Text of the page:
Voters aren't likely to believe that any Presidential candidate would fail to pursue the man who killed 3,000 Americans on 9/11. But there is a danger in all of this for the incumbent in the White House.

One of Barack Obama's remaining campaign advantages is that most people still like and respect him personally. Lose that advantage, and we wouldn't want to be the campaign strategist who has to break his fall.
And now he has repeated his criticism of Romney from the White House during a joint press conference with the prime minister of Japan.
"I'd just recommend that everybody take a look at people's previous statements in terms of whether they thought it was appropriate to go into Pakistan and to take out bin Laden," Obama said, obviously taking a shot at Romney. "I assume that people meant what they said when they said it. And that's been at least my practice. I said that I would go after bin Laden if we had a clear shot at him--and I did. If there are others who have said one thing and now suggest they would do something else, then I'd go ahead and let them explain it."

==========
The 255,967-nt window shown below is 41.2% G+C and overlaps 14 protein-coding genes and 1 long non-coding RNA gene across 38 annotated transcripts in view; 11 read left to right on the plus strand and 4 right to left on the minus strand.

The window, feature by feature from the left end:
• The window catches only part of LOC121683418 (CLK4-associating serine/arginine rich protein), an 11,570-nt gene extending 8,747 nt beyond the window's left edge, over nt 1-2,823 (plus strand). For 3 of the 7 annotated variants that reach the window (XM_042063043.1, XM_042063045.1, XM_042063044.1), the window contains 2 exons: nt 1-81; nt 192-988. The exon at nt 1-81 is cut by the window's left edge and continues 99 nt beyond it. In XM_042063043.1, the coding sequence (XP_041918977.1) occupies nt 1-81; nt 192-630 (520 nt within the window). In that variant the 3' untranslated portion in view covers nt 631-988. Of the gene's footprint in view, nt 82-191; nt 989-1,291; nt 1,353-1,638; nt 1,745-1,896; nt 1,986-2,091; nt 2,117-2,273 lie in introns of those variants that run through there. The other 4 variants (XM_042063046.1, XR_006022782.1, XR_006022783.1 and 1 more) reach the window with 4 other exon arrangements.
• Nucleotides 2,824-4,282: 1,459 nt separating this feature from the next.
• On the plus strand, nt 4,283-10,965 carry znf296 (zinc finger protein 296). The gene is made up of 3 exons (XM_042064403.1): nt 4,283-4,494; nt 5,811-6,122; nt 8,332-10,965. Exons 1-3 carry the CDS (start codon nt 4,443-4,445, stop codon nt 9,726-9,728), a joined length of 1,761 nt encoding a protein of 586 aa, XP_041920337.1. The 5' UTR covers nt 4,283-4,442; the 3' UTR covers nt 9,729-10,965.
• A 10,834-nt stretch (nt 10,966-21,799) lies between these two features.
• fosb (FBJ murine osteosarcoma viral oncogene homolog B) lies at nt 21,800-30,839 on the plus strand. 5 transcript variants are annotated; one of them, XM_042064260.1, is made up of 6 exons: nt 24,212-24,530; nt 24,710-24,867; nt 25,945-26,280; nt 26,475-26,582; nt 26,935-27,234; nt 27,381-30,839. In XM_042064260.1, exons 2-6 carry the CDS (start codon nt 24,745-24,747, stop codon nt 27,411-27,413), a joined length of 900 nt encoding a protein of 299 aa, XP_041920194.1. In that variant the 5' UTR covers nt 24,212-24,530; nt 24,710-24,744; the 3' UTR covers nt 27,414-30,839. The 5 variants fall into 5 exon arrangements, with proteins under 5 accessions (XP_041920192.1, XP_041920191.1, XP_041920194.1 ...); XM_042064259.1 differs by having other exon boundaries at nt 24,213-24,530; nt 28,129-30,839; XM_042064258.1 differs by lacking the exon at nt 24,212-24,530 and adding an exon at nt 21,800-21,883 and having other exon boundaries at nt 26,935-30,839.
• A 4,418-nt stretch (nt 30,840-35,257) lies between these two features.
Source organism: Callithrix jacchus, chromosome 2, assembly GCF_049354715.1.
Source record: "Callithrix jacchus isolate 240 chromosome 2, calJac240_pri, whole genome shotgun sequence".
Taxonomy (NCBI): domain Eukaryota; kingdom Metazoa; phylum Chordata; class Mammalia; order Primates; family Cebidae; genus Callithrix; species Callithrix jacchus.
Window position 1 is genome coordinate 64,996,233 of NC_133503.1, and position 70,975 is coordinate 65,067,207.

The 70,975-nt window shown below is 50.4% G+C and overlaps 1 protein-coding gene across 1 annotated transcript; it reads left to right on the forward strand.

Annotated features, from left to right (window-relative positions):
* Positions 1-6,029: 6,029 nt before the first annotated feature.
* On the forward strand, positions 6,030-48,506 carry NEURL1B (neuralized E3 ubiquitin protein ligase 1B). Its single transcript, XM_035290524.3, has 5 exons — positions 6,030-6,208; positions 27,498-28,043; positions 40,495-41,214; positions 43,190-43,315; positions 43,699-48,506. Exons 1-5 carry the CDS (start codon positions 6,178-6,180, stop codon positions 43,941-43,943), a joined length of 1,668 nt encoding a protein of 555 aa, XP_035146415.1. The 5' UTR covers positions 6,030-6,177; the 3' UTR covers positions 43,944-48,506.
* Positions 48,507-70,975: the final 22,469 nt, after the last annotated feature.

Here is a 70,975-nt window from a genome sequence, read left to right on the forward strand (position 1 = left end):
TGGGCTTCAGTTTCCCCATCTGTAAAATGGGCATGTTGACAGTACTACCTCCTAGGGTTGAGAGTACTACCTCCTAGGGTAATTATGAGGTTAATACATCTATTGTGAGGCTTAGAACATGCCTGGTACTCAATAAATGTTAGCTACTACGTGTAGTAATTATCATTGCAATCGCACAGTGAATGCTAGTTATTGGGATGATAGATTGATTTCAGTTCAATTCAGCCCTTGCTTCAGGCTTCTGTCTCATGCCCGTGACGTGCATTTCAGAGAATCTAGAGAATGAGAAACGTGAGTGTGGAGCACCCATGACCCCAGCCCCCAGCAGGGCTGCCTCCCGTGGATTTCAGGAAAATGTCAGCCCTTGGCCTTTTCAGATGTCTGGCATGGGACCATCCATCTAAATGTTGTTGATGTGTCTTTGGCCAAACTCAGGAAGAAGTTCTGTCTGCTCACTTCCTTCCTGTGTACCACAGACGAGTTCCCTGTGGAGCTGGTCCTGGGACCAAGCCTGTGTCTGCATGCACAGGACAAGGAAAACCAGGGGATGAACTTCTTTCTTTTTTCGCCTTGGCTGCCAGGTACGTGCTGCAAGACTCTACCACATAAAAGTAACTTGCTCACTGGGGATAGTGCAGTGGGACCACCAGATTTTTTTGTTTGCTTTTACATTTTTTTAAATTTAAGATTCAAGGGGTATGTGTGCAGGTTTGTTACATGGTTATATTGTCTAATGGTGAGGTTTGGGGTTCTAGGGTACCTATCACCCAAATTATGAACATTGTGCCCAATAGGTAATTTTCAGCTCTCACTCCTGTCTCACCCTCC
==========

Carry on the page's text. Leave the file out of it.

The president was visibly smirking as he made today's statement. It also mirrors a campaign ad the president released Friday, which likewise suggests that Romney wouldn't have killed bin Laden if he, as commander in chief, would have been in the same position.
How crass to issue such a crack during a joint White House press conference. The man has no class or sense of what is appropriate in a true leader. Even present and former Navy SEALs are saying enough is enough.

Obama's need to not only take credit for the attack on bin Laden but then to try and argue that somehow he knows that Mitt Romney wouldn't have ordered the attack in a similar situation has distracted from the praise that Obama is due for the death of bin Laden. His spiked football, that he told us Americans didn't need to do, has muddied Obama's message. But then grace and modesty are not characteristics that have ever been associated with Barack Obama.


mark said...